Just to attempt to reel this in a bit, the original poster stated he skis 20 to 30 days (which is above average, I think), and doesn't currently do anything much, if at all to his skis. Quibbling over what kind of structure the bases should have and when or if to change it seems extreme!
I've read that approximately 97% of the skiing community never waxes. They ski on what they got when they bought the skis.
Original question: " How often do you need to have your skis tuned?"
Short answer - every time! By this I mean, keep
them in tune by waxing every time; learn what to look at; check hte bases and edges. In my view, bringing skis to a shop for "tune" is a major overhaul, not routine tuning and maintenance.
I don't trust just any shop to "tune" my skis, as an unkonw shop is just as likely to de-tune or ruin them. Even if the do it correctly, you really don't want a base grind mid-season unless the skis are seriously messed up. For example, f there are vast white-colored patches on the bases ("burnt" bases), you need a grind.
My recommendation for someone which isn't obsessed with ski tuning is care and maintenance, which includes waxing every time.Care
: wipe your skis off after you're done, and store them dry. Even better, rub some wax on the edges to prevent rust, after wiping them off. If they went from cold to hot, like putting them in the basement, check them or wipe them again after they come up to storage temperature, as condensation will wet them. Rust can pit the edges, and also, pitting at the edge/p-tex interface can ruin them.
If you know or suspect that the spring snow was salted or otherwise chemically treated, wash the skis and bindings and boots thoroughly, just as you would your car, and dry them well for storage. Check that the bindings are dry. Mild car washing soap won't wash out the binding lube.Maintenance
: If you do nothing else, touch the base, touch the edges and wax. By "touch," I mean very lightly remove any feature that exceeds the original as-tuned profile. Examples are parts of the p-tex base that stick up as a result of gouges or other wear or damage; filing or otherwise dressing down burrs in the edges with a stone. Unless just dressing down edge burrs very locally, that is, if you're going to touch the whole edge, get a guide so you don't unintentionally dull or round the edges, or mess up the base and side bevel angles. A good guide is the adjustable one from FK-tools http://www.fktools-us.com/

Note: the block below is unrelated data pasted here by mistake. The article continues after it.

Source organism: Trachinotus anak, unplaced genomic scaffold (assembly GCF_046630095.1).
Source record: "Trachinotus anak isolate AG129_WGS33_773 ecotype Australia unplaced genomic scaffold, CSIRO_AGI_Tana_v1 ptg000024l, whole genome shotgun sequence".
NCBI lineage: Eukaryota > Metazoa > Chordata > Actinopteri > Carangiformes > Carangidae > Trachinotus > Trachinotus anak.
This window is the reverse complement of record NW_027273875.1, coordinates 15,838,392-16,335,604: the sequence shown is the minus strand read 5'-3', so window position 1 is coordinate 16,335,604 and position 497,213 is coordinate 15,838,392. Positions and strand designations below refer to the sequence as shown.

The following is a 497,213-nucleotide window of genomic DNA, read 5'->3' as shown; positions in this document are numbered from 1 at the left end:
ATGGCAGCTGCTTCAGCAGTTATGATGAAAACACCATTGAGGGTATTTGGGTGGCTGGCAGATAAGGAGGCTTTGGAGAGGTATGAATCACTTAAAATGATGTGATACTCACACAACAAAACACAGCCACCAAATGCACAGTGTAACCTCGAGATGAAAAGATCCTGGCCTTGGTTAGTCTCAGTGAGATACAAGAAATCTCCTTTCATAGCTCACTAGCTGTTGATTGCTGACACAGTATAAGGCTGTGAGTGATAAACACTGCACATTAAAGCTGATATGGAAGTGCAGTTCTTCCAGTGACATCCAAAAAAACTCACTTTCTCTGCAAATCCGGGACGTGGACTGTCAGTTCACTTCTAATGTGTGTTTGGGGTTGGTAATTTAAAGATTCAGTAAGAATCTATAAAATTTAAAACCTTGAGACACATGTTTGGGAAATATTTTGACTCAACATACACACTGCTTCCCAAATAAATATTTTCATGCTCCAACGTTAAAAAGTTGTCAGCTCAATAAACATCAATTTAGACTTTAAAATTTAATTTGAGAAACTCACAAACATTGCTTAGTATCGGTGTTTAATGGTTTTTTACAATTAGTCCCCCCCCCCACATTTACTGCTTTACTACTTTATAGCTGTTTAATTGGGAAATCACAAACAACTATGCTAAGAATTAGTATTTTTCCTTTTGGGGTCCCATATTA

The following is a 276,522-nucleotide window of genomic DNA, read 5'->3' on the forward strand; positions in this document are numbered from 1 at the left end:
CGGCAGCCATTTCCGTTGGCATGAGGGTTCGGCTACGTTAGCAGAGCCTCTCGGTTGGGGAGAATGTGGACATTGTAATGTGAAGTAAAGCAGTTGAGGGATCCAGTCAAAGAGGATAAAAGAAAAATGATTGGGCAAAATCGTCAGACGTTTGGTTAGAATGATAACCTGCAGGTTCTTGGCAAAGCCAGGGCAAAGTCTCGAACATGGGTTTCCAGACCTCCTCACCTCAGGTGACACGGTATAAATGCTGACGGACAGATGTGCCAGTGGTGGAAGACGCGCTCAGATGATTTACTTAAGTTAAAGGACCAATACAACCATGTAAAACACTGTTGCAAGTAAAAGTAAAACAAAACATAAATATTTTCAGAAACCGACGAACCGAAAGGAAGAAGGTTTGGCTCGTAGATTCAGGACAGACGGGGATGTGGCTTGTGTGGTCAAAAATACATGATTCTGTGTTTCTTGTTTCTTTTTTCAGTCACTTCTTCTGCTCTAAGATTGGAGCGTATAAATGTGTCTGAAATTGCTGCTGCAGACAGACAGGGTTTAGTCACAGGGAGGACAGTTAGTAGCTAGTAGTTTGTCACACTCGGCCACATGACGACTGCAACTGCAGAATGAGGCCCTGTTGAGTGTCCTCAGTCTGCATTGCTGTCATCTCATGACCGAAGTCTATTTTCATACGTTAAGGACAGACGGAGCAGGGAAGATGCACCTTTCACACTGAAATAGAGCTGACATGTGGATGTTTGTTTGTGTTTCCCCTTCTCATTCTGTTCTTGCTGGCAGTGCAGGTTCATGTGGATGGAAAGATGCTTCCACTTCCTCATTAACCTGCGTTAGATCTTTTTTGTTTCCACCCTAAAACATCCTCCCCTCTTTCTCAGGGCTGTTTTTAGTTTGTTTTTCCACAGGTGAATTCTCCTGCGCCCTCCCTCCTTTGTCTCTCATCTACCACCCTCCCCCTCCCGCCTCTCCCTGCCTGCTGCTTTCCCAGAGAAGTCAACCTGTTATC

. To do this, you must know what the angles are. A good shop can tell you. The manufacturer can also tell you. To wax, the least cost, safest way is to rub the bases with the wax, like a crayon, and rub it in with a cork. The rubbing creates friction which melts the wax into the base. Rub in a lot if its the first time, doing so repeatedly. A really effective and fast "cork" is a device made by http://www.alpineskituning.com/
Ray's Way, waxWhizard. Its a cylinder with woven nylon wrapped around it.
If you only want or need one wax, get the red stuff, or Swix F4 or some other general purpose wax.The Next Level
: If you start to care about enhancing performance through tuning and waxing, get a brush or two. First, get the nylon. The second should be bronze. The brush is mostly for brushing wax out of the structure of the base, both before new wax, and also after waxing, to expose the structure for better gliding, and no suction from surface tension.
If you store your skis dry, kill the burrs, and wax often, you are far ahead of average and your skis will work better and last longer, and will ski easier and faster.
Beyond this I'd recommend finding someone nearby who will help you out by hot waxing and scraping, and hot-boxing your skis for you, to get rid of the dirt and "hairs" on the base, and load the bases up with wax.